Most of the people I associate with online and off are college students, college dropouts, freelancers, or artists of various sorts. I fall into several of those categories, myself. None of us have
a lot of much any money, so it is absolutely necessary to economize. Sometimes this means buying the cheapest available products. Buying the cheapest products requires determining exactly which products those are.
A small bottle (14 oz.) of mustard costs $1.89. A bigger bottle (20 oz.) of mustard costs $2.19. Which bottle of mustard is cheaper? Duh. The small one. Which mustard is cheaper? Duh. The mustard that comes in the bigger bottle. Which one do you buy? Well… a bottle of mustard doesn’t go bad for upwards of a year. Duh. Buy the bigger one. Hell, buy the biggest one (I took the prices from Peapod, and they don’t have many options to choose from). You’ll probably want to make sure you buy the least expensive brand, too. Because it’s freakin’ mustard. Seriously. The ingredients consist mainly of water, vinegar, and mustard. You’re not going to notice much of a difference.
Unless you’re buying something that goes bad quickly (bread, for instance, and even then, you could potentially freeze it — not that you can usually buy bread in bulk anyway), you should almost always buy the biggest size possible. Or whichever option has the lowest price per unit (the local Jewel has smallest sizes of antihistamines and aluminum foil priced lower per unit than the largest — I presume they must have some sort of logic behind that). This doesn’t even require math skills anymore. Most stores have unit cost on their labels these days.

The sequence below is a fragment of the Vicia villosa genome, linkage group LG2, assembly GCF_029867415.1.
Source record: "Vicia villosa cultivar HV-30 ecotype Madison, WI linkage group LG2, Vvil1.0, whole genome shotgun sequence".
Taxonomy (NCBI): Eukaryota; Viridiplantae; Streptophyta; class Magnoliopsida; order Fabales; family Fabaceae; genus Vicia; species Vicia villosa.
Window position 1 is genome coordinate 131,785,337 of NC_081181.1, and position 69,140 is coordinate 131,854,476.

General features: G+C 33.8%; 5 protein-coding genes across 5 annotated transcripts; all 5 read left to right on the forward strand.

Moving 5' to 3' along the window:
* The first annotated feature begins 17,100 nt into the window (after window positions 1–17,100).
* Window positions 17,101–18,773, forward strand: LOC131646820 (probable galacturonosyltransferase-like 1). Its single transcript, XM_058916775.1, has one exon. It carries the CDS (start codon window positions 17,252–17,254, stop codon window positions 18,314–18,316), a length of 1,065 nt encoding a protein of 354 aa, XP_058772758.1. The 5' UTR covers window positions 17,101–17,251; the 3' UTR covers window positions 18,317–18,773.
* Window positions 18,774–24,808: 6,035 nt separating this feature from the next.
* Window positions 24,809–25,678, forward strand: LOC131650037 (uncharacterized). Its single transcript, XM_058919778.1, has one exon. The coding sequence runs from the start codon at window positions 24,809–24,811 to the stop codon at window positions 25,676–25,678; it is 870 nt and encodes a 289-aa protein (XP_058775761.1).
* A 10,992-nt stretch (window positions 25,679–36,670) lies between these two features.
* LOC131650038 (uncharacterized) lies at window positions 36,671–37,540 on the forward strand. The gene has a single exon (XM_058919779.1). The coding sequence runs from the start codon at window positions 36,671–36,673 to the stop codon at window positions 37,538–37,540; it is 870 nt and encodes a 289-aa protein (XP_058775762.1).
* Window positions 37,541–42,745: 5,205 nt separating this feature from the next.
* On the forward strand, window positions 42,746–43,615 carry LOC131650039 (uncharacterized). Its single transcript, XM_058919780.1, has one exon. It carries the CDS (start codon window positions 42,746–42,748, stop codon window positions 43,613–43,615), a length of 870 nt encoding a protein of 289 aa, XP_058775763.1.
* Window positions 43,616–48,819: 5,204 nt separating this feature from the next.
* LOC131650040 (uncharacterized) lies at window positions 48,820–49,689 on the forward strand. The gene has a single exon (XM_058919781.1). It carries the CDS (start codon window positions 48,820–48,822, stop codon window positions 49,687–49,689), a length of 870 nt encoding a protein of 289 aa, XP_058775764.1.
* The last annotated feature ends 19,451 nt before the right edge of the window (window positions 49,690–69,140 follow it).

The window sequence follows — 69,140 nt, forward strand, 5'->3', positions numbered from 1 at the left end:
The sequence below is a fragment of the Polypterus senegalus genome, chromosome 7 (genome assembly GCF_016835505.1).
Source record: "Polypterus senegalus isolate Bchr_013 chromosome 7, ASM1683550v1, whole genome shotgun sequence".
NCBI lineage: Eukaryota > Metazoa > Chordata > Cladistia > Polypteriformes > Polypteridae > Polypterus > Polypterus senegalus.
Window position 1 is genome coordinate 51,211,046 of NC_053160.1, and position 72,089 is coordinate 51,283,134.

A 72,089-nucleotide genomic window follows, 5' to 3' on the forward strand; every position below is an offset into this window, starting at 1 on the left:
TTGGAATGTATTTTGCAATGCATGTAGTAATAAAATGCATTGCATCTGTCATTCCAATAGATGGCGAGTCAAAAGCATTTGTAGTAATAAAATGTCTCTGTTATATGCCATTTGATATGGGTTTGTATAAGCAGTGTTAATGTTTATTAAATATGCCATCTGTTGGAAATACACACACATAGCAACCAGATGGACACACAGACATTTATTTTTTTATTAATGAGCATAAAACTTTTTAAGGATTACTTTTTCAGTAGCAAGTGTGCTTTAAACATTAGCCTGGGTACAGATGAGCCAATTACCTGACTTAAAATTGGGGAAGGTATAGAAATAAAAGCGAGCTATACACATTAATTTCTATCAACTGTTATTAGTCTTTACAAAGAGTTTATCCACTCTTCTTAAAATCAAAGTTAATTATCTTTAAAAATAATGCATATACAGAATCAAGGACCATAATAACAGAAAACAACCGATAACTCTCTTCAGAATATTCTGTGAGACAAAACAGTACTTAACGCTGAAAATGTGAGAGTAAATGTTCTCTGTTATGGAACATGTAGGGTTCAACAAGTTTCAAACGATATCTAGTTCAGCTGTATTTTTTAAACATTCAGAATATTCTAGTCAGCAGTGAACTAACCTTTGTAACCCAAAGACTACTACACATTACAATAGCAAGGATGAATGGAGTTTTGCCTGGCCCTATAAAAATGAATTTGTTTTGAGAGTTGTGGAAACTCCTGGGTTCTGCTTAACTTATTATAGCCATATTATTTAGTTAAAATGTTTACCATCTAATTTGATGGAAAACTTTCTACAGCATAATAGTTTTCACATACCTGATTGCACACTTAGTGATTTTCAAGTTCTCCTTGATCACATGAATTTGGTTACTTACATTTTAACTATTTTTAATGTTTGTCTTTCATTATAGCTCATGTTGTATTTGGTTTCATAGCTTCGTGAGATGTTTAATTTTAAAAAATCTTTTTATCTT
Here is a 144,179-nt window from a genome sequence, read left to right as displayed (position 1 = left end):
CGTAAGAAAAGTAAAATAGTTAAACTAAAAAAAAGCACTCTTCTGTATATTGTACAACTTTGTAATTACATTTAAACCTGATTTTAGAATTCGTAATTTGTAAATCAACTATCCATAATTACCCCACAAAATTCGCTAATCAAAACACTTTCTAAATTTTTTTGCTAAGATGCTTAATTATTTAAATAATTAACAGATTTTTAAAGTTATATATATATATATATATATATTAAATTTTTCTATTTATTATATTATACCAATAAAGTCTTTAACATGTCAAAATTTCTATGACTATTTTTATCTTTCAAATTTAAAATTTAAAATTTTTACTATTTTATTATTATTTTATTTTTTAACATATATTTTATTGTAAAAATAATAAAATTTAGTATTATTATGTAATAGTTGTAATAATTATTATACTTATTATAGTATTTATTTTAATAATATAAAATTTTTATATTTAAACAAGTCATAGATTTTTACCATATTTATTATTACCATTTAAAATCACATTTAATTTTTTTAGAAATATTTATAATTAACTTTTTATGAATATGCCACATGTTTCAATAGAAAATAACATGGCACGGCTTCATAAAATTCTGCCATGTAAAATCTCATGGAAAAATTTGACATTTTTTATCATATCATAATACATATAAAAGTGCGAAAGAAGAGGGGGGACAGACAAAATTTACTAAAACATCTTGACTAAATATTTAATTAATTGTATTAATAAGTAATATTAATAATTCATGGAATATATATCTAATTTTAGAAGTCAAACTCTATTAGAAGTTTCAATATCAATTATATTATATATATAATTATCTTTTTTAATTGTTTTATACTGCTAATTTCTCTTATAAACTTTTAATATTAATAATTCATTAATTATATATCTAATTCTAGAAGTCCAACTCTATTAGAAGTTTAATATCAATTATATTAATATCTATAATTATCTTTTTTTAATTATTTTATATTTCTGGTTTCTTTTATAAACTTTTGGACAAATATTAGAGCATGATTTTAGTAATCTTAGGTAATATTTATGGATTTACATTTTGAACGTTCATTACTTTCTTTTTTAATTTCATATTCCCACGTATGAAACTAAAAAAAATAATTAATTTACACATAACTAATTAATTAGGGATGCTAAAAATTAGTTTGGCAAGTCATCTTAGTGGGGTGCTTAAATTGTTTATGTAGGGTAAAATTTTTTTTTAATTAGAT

But what do I see people doing time and time again? Buying the smallest, cheapest possible unit of things (and often the smallest option is a brand name, bumping the ppu up even more). What suckers! You could have been saving those extra pennies, or at least buying beer with them (maybe economizing = more beer* will motivate you). Way to stay broke for the rest of your life! The usual excuse is “but I don’t have enough money to get everything I need, if I don’t buy the smallest one.” Okay. Fine. That works. For the tail end of one paycheque. Next time, think ahead. If you always go with the most cost effective option instead of the (momentarily) cheapest option, you won’t have to rebuy everything 12 times a month. You’ll just have to refill them as they run out, which will be much less frequently.
Now, times when you might want to consider buying things that are smaller or more expensive do pop up. Maybe you don’t have much storage space. Maybe the brand name of something is watered down. Maybe you don’t have a car and you can’t carry the largest fricken’ sack of potatoes home. Maybe when it comes to things other than groceries, it’s better to spend $150 on a pair of shoes that will last you 5 years than to buy a pair of $25 shoes every six months (plus, guys, better shoes will get you chicks). I’d tell you to work out the math, but if you can’t even figure out which bottle of mustard to buy, you’re a lost cause, anyway.
P.S. If you’re broke, stop buying bottled water. Seriously. You’re a moron.
P.P.S. 1-ply toilet paper won’t save you money. It’ll tear up your ass, and you’ll just use three times as much of it. 3 x 1-ply = 3-ply. It’s Cottonelle in bulk for my posterior.
* Not that you should be drinking beer, when it’s so much more cost and time effective if you buy the hard stuff.